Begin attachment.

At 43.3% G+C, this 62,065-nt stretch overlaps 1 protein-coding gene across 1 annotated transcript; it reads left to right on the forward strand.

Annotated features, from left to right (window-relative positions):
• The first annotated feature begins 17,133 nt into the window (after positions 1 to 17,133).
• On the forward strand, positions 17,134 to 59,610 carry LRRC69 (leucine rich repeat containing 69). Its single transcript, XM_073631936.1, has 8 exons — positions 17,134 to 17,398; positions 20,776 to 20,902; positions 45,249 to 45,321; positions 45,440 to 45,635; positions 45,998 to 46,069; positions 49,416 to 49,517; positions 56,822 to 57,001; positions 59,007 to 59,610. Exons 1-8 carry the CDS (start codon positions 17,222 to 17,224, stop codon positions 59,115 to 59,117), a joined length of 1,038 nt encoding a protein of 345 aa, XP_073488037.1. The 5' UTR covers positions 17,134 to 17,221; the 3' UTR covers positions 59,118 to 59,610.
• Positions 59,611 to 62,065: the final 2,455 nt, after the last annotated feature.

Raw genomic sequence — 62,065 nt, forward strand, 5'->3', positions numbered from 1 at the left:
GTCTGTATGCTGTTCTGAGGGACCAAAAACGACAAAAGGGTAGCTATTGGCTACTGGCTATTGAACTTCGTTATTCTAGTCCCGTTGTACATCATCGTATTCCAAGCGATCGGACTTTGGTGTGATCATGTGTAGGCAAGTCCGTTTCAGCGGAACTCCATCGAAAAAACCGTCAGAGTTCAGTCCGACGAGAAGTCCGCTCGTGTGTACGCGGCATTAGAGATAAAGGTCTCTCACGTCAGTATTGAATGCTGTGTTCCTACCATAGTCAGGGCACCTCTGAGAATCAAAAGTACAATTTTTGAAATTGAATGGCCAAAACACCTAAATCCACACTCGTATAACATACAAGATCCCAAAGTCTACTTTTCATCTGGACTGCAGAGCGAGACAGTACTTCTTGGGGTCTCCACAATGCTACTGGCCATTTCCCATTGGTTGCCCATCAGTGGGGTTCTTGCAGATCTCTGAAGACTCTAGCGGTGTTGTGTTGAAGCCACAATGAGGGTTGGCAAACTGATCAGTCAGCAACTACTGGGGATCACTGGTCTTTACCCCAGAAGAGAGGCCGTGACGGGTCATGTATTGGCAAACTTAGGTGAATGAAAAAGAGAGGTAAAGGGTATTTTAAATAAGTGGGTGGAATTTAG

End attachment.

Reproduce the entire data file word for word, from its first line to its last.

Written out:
At 43.3% G+C, this 62,065-nt stretch overlaps 1 protein-coding gene across 1 annotated transcript; it reads left to right on the forward strand.

Annotated features, from left to right (window-relative positions):
• The first annotated feature begins 17,133 nt into the window (after positions 1 to 17,133).
• On the forward strand, positions 17,134 to 59,610 carry LRRC69 (leucine rich repeat containing 69). Its single transcript, XM_073631936.1, has 8 exons — positions 17,134 to 17,398; positions 20,776 to 20,902; positions 45,249 to 45,321; positions 45,440 to 45,635; positions 45,998 to 46,069; positions 49,416 to 49,517; positions 56,822 to 57,001; positions 59,007 to 59,610. Exons 1-8 carry the CDS (start codon positions 17,222 to 17,224, stop codon positions 59,115 to 59,117), a joined length of 1,038 nt encoding a protein of 345 aa, XP_073488037.1. The 5' UTR covers positions 17,134 to 17,221; the 3' UTR covers positions 59,118 to 59,610.
• Positions 59,611 to 62,065: the final 2,455 nt, after the last annotated feature.

Raw genomic sequence — 62,065 nt, forward strand, 5'->3', positions numbered from 1 at the left:
GTCTGTATGCTGTTCTGAGGGACCAAAAACGACAAAAGGGTAGCTATTGGCTACTGGCTATTGAACTTCGTTATTCTAGTCCCGTTGTACATCATCGTATTCCAAGCGATCGGACTTTGGTGTGATCATGTGTAGGCAAGTCCGTTTCAGCGGAACTCCATCGAAAAAACCGTCAGAGTTCAGTCCGACGAGAAGTCCGCTCGTGTGTACGCGGCATTAGAGATAAAGGTCTCTCACGTCAGTATTGAATGCTGTGTTCCTACCATAGTCAGGGCACCTCTGAGAATCAAAAGTACAATTTTTGAAATTGAATGGCCAAAACACCTAAATCCACACTCGTATAACATACAAGATCCCAAAGTCTACTTTTCATCTGGACTGCAGAGCGAGACAGTACTTCTTGGGGTCTCCACAATGCTACTGGCCATTTCCCATTGGTTGCCCATCAGTGGGGTTCTTGCAGATCTCTGAAGACTCTAGCGGTGTTGTGTTGAAGCCACAATGAGGGTTGGCAAACTGATCAGTCAGCAACTACTGGGGATCACTGGTCTTTACCCCAGAAGAGAGGCCGTGACGGGTCATGTATTGGCAAACTTAGGTGAATGAAAAAGAGAGGTAAAGGGTATTTTAAATAAGTGGGTGGAATTTAG